By William Fellows A handful enterprise application integration CEOs suggest that TSI International Software Ltd CEO Connie Galley should be patting herself on the back in light of New Era of Networks Inc’s ‘explosion.’ Neon’s misfortune appears to have debunked the myth of EAI through acquisition. TSI’s approach is organic growth with strategic acquisitions where […]
By William Fellows
A handful enterprise application integration CEOs suggest that TSI International Software Ltd CEO Connie Galley should be patting herself on the back in light of New Era of Networks Inc’s ‘explosion.’ Neon’s misfortune appears to have debunked the myth of EAI through acquisition. TSI’s approach is organic growth with strategic acquisitions where required. Indeed TSI is using the opportunity to begin doing some of what it hasn’t been much good at thus far – blowing its own trumpet.
Galley told ComputerWire that TSI’s business model has been clearly vindicated and that the long overdue market correction puts the two company’s market capitalization in the same ballpark, where they should be. Until Tuesday Neon’s value had been at least twice that of TSI. Galley explains that Neon’s in a difficult position because it needs to maintain a fast growth path while scooping up slow-growing ISVs, meaning it needs to add them at a faster and faster rate. By contrast Galley says that TSI prefers to under promise and over deliver. TSI is expected to be at a $90m run rate this year up from $45m revenue last time.
TSI has recently been telling its own story to the analyst community rather than allowing its competitors to do the talking for it. It insists it’s not just a data transformation specialist but offers products up and down the classic EAI ‘stack’ including application adapters and business process flow.
Dun & Bradstreet spin-out TSI was founded in 1995 for a mainframe data extraction toolset which it still markets. It developed EDI solutions for PCs – integrating workflows and transactions with front office applications, and nearly collapsed when that market never materialized. CTO Saydean Zeldin – who wrote the re-entry guidance development of the Apollo flight software at the instrumentation Laboratory of MIT – wrote TSI’s core Mercator data transformation engine which was used initially to support the company’s EDI efforts. It reached an agreement with SAP on EDI in 1993 and then released Mercator for SAP R/3 in 1996. It claims 250 R/3 customers, around half acquired through the channel and OEMs.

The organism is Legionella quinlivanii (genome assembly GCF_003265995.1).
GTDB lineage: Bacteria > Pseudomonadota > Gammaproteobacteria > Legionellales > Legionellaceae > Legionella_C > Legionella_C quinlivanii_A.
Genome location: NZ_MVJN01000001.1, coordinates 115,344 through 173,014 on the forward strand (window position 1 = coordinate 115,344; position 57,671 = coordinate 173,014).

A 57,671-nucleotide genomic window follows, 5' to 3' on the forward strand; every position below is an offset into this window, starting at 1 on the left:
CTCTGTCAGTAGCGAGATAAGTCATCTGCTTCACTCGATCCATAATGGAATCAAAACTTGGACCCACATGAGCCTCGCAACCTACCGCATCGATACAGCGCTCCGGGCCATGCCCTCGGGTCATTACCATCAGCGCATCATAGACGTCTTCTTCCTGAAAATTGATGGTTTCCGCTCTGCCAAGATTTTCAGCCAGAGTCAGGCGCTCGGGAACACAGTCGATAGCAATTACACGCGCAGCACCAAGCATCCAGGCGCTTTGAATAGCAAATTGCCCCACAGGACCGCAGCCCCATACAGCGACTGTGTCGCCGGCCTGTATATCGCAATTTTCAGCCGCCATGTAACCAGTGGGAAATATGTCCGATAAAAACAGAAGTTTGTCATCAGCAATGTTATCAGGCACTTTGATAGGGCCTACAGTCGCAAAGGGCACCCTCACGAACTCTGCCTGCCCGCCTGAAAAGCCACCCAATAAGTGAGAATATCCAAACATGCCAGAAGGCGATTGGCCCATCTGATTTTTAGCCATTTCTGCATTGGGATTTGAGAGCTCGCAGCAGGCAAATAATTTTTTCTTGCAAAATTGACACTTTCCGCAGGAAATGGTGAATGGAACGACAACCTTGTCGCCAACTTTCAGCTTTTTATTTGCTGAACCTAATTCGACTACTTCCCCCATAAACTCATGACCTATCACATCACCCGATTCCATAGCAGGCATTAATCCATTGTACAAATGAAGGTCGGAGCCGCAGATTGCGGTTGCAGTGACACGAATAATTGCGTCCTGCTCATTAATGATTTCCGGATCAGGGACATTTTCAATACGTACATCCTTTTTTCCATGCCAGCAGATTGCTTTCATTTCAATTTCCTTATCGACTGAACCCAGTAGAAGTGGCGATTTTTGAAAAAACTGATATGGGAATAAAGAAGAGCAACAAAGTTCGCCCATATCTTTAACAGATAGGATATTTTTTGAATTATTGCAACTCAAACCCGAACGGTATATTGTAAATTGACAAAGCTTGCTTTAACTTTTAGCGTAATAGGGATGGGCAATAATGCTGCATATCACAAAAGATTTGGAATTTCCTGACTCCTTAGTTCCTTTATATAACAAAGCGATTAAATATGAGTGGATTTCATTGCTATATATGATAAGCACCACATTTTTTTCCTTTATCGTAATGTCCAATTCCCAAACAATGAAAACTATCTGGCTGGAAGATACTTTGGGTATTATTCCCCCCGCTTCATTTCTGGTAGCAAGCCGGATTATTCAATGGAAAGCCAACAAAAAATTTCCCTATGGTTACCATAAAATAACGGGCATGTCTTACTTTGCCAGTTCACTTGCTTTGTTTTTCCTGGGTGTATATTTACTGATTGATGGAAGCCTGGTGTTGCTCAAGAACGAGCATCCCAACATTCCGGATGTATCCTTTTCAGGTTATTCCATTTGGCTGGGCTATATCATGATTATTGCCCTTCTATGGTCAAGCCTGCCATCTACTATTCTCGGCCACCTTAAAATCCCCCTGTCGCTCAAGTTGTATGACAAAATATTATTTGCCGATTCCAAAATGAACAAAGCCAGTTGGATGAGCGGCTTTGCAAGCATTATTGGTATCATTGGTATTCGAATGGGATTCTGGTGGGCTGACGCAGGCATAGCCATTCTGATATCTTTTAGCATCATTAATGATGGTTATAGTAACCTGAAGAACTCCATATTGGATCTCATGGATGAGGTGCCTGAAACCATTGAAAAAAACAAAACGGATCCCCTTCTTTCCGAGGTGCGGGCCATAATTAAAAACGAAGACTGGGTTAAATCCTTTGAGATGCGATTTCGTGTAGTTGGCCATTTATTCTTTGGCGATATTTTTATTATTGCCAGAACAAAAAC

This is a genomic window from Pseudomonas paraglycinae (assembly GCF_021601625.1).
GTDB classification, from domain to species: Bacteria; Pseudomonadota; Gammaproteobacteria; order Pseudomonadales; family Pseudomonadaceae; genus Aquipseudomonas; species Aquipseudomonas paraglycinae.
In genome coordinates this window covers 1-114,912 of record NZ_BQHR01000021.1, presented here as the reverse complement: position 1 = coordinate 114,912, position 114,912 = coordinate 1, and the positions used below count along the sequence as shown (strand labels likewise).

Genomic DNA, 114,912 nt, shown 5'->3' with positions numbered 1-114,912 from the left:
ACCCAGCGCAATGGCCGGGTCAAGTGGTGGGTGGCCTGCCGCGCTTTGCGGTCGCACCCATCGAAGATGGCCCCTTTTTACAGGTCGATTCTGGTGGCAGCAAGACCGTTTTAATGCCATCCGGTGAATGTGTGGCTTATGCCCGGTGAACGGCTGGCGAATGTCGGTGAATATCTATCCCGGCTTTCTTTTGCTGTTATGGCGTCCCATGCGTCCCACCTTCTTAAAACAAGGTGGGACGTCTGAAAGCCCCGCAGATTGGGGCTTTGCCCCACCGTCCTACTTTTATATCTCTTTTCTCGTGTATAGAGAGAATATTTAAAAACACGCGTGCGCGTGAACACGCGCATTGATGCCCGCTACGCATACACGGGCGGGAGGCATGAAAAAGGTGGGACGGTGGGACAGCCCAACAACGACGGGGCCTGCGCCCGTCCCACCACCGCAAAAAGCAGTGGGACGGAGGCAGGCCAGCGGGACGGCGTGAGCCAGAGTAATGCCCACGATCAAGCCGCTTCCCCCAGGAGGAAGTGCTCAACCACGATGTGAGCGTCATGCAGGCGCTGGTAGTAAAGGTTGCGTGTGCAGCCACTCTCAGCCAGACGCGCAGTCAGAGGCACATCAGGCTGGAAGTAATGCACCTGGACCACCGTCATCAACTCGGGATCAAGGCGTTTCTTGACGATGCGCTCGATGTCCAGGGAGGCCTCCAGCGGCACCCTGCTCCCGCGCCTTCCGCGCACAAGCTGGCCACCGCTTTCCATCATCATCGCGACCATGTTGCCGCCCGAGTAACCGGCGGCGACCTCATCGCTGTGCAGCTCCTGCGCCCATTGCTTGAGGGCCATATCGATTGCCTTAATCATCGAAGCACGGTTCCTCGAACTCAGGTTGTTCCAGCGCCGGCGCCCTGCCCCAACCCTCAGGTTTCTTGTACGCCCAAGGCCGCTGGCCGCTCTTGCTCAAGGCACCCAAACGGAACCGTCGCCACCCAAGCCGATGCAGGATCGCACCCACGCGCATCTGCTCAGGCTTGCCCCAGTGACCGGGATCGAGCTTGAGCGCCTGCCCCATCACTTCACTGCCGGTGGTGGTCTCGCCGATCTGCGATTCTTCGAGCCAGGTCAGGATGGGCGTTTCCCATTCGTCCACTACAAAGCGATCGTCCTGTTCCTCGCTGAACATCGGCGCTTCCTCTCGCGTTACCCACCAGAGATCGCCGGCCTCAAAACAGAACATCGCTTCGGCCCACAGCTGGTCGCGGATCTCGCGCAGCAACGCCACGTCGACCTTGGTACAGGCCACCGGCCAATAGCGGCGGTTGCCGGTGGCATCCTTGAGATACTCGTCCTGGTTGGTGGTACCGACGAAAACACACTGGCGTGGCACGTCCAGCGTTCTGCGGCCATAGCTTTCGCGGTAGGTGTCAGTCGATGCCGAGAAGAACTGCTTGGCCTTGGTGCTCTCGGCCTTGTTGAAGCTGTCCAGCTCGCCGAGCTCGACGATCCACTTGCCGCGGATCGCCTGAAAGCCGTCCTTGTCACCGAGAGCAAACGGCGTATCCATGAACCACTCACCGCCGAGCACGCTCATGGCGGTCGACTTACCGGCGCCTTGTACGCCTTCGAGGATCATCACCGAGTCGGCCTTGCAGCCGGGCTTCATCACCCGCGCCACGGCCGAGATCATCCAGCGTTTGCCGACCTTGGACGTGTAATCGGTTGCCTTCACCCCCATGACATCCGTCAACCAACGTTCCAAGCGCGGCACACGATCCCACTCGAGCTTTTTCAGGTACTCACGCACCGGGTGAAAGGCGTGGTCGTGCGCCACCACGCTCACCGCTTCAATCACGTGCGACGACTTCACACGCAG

SAP sales account for a third of total sale revenue; half of Mercator sales. Its average sale price is $175,000 but sell-on business is usually ten or twenty times that, the company claims. It has formal reseller arrangements with the five big systems integrators. Much of its new business is integration over IP. Remember, it says, IBM Corp’s eponymous MQSeries transport can’t go through the firewall. Its acquisition of UK financial EAI specialist Braid gives it an entry into the STP straight through processing world – where Braid is the number two supplier behind Tibco – plus the Gemini generic mapping tool for equity market applications and Nimbus which manages collateral tracking in wholesale banking.
Mercator 2.0 is at beta 6 and will ship this quarter. Key improvements include multi-byte support enabling TSI to better attract global customers with Asian interests. Performance has also been improved. It is already multi-threaded and doesn’t use a database which it says cripples the performance of other EAI solutions. TSI admits that technology has prevailed over marketing in previous releases which were numbered 1.1 through 1.4 accounting for the number of years it has been in the market. Expect the following release to be 3.0.
TSI believes the market could develop in such a way that systems integrators become the main vendors of applications; ISVs will be their ‘component’ program suppliers. Some large ISVs may even achieve this status too, in which case they will probably buy or build their own EAI solutions. It is not viable for SAP and other vendors to offer their own EAI solutions today as customers naturally want solutions that can tie together multiple applications without vendor bias.